Open Access Research article

Querying phenotype-genotype relationships on patient datasets using semantic web technology: the example of cerebrotendinous xanthomatosis

María Taboada1*, Diego Martínez2, Belén Pilo3, Adriano Jiménez-Escrig4, Peter N Robinson5 and María J Sobrido6

Author Affiliations

1 Department of Electronics and Computer Science, University of Santiago de Compostela, Edificio Monte da Condesa, Campus Vida, 15782, Spain

2 Department of Applied Physics, University of Santiago de Compostela, Santiago de Compostela, Spain

3 Section of Neurology, Hospital del Sureste, Arganda del Rey, Madrid, Spain

4 Department of Neurology, Hospital Ramon y Cajal, University of Alcalá de Henares, Alcalá de Henares, Spain

5 Institut für Medizinische Genetik und Humangenetik, Charité - Universitätsmedizin, Charité, Berlin, Germany

6 Fundación Pública Galega de Medicina Xenómica, Santiago de Compostela. Center for Biomedical Research on Rare Diseases (CIBERER), Institute of Health Carlos III, Santiago de Compostela, Spain

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BMC Medical Informatics and Decision Making 2012, 12:78  doi:10.1186/1472-6947-12-78

Published: 31 July 2012



Semantic Web technology can considerably catalyze translational genetics and genomics research in medicine, where the interchange of information between basic research and clinical levels becomes crucial. This exchange involves mapping abstract phenotype descriptions from research resources, such as knowledge databases and catalogs, to unstructured datasets produced through experimental methods and clinical practice. This is especially true for the construction of mutation databases. This paper presents a way of harmonizing abstract phenotype descriptions with patient data from clinical practice, and querying this dataset about relationships between phenotypes and genetic variants, at different levels of abstraction.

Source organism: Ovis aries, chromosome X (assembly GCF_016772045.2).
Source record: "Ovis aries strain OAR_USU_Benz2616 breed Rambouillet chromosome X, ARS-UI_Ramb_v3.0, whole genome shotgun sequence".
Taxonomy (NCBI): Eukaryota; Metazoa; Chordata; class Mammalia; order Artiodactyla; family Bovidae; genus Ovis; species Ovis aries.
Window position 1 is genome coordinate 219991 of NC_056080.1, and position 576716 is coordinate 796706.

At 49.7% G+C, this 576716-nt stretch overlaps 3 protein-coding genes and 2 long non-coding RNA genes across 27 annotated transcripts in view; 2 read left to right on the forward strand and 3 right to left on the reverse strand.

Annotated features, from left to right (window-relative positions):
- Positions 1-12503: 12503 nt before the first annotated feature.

Due to the current availability of ontological and terminological resources that have already reached some consensus in biomedicine, a reuse-based ontology engineering approach was followed. The proposed approach uses the Ontology Web Language (OWL) to represent the phenotype ontology and the patient model, the Semantic Web Rule Language (SWRL) to bridge the gap between phenotype descriptions and clinical data, and the Semantic Query Web Rule Language (SQWRL) to query relevant phenotype-genotype bidirectional relationships. The work tests the use of semantic web technology in the biomedical research domain named cerebrotendinous xanthomatosis (CTX), using a real dataset and ontologies.


A framework to query relevant phenotype-genotype bidirectional relationships is provided. Phenotype descriptions and patient data were harmonized by defining 28 Horn-like rules in terms of the OWL concepts. In total, 24 patterns of SWQRL queries were designed following the initial list of competency questions. As the approach is based on OWL, the semantic of the framework adapts the standard logical model of an open world assumption.


This work demonstrates how semantic web technologies can be used to support flexible representation and computational inference mechanisms required to query patient datasets at different levels of abstraction. The open world assumption is especially good for describing only partially known phenotype-genotype relationships, in a way that is easily extensible. In future, this type of approach could offer researchers a valuable resource to infer new data from patient data for statistical analysis in translational research. In conclusion, phenotype description formalization and mapping to clinical data are two key elements for interchanging knowledge between basic and clinical research.